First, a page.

Sunday, July 22, 2007


Manifesto by Alexandre Fatta & David Nadeau
of the group La Vertèbre et le Rossignol
Quebec City

Who are we to invoke the spirit of surrealism, now, in the twenty-first century? Just a few poets and artists whose spiritual survival instincts first led them to reject the cynicism and impotence which hold sway in today’s so-called culture, and who then found in their dreams the best, perhaps the only weapons with which to struggle against the alienation of the neo-liberal society which grinds us down.

While we fully recognise that capitalist-spectacular society has added surrealism to its repertoire, we still do not believe that this (purely aesthetic) recuperation has neutralised the liberatory power of that human desire of which dreams and poetry are the messengers. We remain intransigently committed to this desire, in opposition to the despicable intellectual and moral forces of this sorry age which seek to render it obsolete.

And while recent decades seem to us to have been more cynical than those that went before, we are under no illusions about the impotent scepticism which has been with us for much longer. As early as the Surrealist Manifesto of 1924, André Breton summed it up: “This time, my intention was to do justice to the hatred of the marvellous which holds sway in certain men, to the ridicule to which they wish to condemn it. Once and for all: the marvellous is beautiful, anything marvellous is beautiful, indeed only the marvellous is beautiful.”

For surrealists, this “marvellous” is not limited to the artistic oddities which might emerge from the studio of this or that individual and which can still be found in museums nowadays. For us it is above all about that atmosphere of feverish discovery which animates our various collective experiments, and that peculiar complicity which allows us to play with the unconscious.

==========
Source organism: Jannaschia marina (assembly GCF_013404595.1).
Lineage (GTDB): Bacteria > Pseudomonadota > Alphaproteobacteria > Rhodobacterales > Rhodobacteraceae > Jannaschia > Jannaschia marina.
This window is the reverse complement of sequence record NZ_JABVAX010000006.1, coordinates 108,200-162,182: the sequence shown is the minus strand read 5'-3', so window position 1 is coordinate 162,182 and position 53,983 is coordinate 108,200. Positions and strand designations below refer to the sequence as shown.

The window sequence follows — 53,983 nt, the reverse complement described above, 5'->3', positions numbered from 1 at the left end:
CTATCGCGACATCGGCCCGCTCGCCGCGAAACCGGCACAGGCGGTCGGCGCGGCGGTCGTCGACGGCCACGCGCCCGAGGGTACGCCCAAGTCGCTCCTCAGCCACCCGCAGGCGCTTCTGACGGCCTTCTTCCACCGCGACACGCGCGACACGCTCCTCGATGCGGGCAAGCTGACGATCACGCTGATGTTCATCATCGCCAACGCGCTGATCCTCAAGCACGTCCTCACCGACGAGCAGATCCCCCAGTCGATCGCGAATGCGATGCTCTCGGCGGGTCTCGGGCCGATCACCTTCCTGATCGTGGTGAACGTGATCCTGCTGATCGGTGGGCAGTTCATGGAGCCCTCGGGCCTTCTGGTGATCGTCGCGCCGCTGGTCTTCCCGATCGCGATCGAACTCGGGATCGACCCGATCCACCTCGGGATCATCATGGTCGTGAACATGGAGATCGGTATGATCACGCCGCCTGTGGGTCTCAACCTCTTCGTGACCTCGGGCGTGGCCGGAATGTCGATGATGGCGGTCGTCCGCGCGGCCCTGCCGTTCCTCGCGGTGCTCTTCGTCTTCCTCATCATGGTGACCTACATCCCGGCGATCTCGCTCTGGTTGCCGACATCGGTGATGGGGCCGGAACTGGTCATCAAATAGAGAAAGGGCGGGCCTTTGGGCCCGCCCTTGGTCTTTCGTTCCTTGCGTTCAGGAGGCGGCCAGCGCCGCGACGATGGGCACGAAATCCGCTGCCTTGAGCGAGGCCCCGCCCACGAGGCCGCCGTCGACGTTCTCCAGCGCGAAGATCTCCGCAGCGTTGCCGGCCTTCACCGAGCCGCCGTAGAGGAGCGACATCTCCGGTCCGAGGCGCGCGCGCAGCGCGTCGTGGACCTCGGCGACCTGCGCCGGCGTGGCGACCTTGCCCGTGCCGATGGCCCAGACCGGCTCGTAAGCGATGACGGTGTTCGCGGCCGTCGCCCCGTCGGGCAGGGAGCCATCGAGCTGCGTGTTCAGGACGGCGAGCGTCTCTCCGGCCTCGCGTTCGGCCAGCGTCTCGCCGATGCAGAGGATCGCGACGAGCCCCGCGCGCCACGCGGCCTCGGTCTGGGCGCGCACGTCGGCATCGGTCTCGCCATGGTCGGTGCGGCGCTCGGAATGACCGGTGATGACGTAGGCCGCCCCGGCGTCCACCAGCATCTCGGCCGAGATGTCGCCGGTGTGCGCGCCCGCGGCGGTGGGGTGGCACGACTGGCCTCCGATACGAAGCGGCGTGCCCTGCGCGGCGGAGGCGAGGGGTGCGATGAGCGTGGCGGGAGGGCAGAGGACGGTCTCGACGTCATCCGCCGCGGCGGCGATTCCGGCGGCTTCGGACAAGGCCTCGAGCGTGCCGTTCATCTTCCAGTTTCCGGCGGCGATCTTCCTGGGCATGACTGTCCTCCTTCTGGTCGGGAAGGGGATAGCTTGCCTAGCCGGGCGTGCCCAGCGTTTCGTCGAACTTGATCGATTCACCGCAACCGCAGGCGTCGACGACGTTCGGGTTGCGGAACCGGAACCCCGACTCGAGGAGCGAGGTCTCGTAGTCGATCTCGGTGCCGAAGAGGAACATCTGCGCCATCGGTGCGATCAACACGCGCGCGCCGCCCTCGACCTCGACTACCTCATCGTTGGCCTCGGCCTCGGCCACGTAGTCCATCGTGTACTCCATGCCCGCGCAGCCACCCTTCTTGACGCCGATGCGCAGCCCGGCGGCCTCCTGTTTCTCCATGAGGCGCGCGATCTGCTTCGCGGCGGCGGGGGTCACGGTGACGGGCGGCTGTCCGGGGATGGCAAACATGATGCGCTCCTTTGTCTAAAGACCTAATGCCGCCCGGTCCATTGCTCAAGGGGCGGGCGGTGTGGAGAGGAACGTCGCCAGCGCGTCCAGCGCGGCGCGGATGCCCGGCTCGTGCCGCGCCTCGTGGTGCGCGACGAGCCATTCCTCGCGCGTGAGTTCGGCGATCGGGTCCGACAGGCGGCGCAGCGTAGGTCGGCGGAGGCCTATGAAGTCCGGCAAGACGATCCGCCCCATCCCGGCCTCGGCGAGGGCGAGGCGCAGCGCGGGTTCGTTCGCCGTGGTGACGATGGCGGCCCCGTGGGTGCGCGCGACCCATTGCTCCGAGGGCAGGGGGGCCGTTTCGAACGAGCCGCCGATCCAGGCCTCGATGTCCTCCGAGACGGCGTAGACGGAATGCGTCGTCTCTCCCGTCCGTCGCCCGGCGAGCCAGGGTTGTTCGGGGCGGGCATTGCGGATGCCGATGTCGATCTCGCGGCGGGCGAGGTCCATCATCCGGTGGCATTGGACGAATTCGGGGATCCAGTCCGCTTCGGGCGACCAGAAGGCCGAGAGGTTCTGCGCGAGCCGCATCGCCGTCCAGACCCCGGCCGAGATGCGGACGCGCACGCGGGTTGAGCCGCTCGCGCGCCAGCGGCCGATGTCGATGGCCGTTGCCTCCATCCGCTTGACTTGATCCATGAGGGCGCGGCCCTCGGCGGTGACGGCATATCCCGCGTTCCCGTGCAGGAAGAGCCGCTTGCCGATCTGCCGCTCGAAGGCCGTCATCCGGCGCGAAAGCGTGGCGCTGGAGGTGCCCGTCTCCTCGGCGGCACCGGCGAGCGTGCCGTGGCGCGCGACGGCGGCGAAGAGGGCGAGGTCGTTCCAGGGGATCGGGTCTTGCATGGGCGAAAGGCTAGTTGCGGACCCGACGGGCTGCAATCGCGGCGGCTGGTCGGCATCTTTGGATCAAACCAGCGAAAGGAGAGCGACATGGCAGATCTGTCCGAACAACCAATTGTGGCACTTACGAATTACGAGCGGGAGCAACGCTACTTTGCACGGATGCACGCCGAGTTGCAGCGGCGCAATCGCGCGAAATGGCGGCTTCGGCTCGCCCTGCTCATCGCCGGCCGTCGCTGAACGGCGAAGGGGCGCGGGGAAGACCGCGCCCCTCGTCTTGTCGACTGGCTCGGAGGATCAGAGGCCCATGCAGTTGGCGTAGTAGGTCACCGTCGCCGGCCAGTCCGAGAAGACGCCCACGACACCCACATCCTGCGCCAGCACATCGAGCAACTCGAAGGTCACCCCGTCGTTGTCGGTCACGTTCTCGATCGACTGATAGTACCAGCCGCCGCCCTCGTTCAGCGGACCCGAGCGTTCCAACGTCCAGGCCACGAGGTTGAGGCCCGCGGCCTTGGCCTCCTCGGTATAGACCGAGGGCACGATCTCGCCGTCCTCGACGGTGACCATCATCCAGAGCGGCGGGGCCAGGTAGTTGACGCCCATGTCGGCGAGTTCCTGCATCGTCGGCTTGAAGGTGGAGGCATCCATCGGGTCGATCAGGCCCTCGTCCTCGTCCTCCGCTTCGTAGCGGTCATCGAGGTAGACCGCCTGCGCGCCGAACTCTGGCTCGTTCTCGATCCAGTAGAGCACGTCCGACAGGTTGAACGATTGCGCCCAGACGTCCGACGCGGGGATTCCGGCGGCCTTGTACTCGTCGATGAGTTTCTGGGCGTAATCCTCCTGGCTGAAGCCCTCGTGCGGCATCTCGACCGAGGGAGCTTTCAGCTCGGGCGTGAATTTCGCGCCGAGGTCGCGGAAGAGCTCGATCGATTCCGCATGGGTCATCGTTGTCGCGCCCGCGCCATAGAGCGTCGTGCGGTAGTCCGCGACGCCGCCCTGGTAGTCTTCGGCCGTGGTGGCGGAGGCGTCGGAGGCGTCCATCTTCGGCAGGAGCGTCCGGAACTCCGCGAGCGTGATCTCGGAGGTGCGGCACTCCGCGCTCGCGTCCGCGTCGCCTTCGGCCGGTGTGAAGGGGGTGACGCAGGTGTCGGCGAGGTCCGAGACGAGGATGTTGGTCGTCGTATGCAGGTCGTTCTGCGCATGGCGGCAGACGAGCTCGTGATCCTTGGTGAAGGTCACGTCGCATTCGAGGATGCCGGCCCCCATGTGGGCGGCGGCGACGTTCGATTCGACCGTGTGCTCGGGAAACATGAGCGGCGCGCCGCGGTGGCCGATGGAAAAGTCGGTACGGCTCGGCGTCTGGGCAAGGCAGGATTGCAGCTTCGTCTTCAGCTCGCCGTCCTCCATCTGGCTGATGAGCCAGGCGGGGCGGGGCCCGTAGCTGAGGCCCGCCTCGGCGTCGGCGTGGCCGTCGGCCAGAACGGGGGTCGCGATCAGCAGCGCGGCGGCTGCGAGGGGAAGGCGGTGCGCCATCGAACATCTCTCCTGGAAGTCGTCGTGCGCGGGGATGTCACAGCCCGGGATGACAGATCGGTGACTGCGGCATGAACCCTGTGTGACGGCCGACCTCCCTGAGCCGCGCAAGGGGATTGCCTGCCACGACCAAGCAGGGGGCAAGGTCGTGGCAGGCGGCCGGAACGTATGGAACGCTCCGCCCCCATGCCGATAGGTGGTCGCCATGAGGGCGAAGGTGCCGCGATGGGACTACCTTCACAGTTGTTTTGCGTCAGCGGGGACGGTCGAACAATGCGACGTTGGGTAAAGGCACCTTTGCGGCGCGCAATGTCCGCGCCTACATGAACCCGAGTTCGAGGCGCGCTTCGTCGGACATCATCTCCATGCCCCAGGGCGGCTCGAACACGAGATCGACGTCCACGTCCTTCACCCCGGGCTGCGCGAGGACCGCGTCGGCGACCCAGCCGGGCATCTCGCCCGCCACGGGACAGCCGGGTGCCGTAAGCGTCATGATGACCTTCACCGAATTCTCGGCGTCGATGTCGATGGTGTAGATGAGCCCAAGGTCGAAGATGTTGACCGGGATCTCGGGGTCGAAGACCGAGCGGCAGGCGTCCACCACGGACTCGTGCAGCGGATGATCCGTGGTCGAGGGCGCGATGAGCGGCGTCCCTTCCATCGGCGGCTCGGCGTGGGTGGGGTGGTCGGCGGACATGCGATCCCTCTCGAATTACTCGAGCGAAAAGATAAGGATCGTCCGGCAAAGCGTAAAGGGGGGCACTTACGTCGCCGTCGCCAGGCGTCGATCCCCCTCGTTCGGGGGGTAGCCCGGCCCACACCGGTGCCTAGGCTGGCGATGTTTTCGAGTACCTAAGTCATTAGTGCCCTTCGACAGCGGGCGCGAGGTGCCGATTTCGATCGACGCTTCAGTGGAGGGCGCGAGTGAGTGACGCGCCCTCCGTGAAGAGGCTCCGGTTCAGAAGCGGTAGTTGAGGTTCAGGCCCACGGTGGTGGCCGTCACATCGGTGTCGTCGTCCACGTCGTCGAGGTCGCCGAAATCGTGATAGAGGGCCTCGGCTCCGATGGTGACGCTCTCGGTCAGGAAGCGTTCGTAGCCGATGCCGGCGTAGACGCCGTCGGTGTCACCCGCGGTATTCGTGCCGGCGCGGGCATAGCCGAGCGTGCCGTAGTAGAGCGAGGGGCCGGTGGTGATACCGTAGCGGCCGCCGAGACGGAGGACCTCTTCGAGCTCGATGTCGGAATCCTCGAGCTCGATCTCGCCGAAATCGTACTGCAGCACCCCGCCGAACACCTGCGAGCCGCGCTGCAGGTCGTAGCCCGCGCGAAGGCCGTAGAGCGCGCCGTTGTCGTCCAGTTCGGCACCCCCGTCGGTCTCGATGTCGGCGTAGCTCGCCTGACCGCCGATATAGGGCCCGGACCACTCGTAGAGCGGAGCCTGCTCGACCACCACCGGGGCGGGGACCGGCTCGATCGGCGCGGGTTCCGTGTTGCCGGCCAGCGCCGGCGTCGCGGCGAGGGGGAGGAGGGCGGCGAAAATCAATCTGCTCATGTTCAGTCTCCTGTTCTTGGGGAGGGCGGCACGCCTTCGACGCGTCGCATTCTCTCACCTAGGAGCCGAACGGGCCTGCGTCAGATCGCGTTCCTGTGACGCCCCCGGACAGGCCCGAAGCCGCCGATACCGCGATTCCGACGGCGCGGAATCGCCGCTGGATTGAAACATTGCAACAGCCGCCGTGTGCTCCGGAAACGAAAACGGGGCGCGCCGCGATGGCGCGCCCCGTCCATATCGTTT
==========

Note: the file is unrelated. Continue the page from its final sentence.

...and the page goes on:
The marvellous, as a special practice of friendship, is the soil in which our utopias germinate and grow.

What all this meant in 1924, what it still means today, is a fight against the alienation of a society whose workings constrain the development of the individual. Surrealism has never presented itself as an artistic avant-garde whose only goal was to surpass previous artistic and literary styles. Its programme from the outset was to place artistic means in the service of inner discovery, of the development of “visionary” human faculties for the benefit, in the long run, of the whole of society; to give society the wherewithal to free itself from the ideological shackles which for too long have limited the creative potential of the majority, in order to make them serve the comfort and the excesses of an all-powerful minority.

We therefore affirm our revolt against the “realistic” attitude which has been forced on us since birth and which is based on a stunted vision of reality.

We affirm our hope for a world where the pleasure principle will take up its rightful place, increasing its influence in every sphere of life and society, from urbanism to chance encounters, from architecture to love.

Translated by Merl

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